We live in a culture of more and are inundated with offers for value-sized meals, bigger TVs and buy-one-get-one-free deals. Clearly more is better, right? If you apply this philosophy to surveillance cameras, then resolution would be even more important and the megapixel race would be just beginning. But in surveillance, it is important to look at the whole picture — and resolution is just one factor when determining image quality. More is not always better.
There is no direct correlation between resolution and image quality in physical security, despite some industry claims. With the latest technology advancements in surveillance cameras, it is more valuable to discuss image usability than image quality.
When the technology first hit the market, selling megapixels often meant megabucks — until end users realized they weren’t getting the image usability they thought they would. That led to one of two conclusions: the camera wasn’t as good as advertised or the integrator didn’t know what they were doing. Both conclusions reflect poorly on the integrator and long-term partnership.
Just ahead, we’ll examine the importance not selling solutions solely based on pixels. Rather, it’s all about defining operational requirements first as the basis for successful implementation of video surveillance. Doing so will not only earn goodwill but, even more importantly, build a good reputation by knowing when not to recommend the megapixel camera.
Defining Image Usability
Image usability can be defined as meeting the operational requirements of a scene, enabling the security professional to either respond or stand down. Successful video surveillance hinges on the delivery of imagery that is actionable — and that starts with proper camera selection.
Savvy integrators understand that the optimal resolution required for a scene is derived from the operational requirement the customer is trying to achieve. In other words, asking the question, “What do you need to get out of your surveillance system?” More specifically, this question could be asked for each and every camera in the system.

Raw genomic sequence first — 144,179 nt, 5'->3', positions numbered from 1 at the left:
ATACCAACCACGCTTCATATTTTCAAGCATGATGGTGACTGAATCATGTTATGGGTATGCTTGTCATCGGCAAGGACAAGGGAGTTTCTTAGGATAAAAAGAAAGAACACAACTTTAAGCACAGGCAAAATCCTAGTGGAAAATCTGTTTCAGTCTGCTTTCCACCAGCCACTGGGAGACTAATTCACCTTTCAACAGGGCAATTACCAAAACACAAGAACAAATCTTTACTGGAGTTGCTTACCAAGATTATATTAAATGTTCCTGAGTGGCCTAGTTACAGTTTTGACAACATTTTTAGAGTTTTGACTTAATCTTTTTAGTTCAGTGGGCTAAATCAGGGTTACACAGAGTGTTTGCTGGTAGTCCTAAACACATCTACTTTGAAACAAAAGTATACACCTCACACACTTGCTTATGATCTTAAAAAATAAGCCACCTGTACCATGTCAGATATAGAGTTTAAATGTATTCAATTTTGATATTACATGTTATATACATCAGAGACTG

This goal-setting question is typically answered by one or more of the following objectives: detection (.5 pixels/inch); recognition (2.5); identification (12.5).
Simple detection of a person entering a room, for example, dictates a different set of criteria than being able to identify who that person is. In the case of needing to detect for a specific surveillance application, the customer would be better served with a standard resolution camera with all other factors being equal.
So then what criteria are needed to determine when megapixel cameras are a requirement?
It all comes down to the number of “pixels on target” needed to accomplish the primary intent: detection, recognition and/or identification. Each of these designations has a corresponding pixel requirement that refers to the minimum pixel density of an object or person based on the designation defined.
There is no industry standard for pixel density requirements, but rather a set of references and guidelines from various organizations. For the purposes of this article, we will use the Swedish National Laboratory of Forensic Science (SKL) reference, which is one of the most stringent by definition.
As expected, the most demanding designation is identification, which is defined by SKL as a width of 80 pixels across a person’s face. Though it may seem counterintuitive, you can actually cover more with less if the combination of camera selection, lens pairing and installation location is done properly. Customers can deploy fewer cameras with a wider field of view while still maintaining the appropriate number of pixels on target to satisfy the objectives of the scene.
In most cases, a standard definition camera will meet customer requirements when paired with the appropriate lens and camera placement when considering the size of the scene and distance from the camera. That being said, to attain the required pixels on target, a lower resolution camera will have a narrower field of view, which could compromise situational awareness. In the earlier example, the customer could identify who walked into a room but not be able to observe their actions when they moved out of the field of view once inside.
With standard resolution cameras, you either sacrifice detail by setting a wide field of view or lack situational awareness by narrowing it. When deployed correctly, security practitioners can deliver both with higher resolution cameras.
High Definition vs. Megapixel
The Society of Motion Picture and Telecommunications Engineers (SMPTE) created a high definition video quality standard commonly known as HDTV. The standard can also be referred to as 720p or 1,080p, which creates some level of confusion in the market as both directly refer to the vertical resolution delivered by the respective video stream. Remember, resolution alone does not equate to quality, which is why SMPTE included in its standard:
- Resolution (720p or 1,080p)
- 30 frames per second
- Aspect ratio of 16:9
- Broader palette to render higher color fidelity
A “megapixel camera,” on the other hand, only refers to the number of pixels produced by the image. When compared to megapixel cameras, 720p is equivalent to about 1 megapixel, while 1,080p is equivalent to 2 megapixels. That is where the similarities end for megapixel vs. HDTV.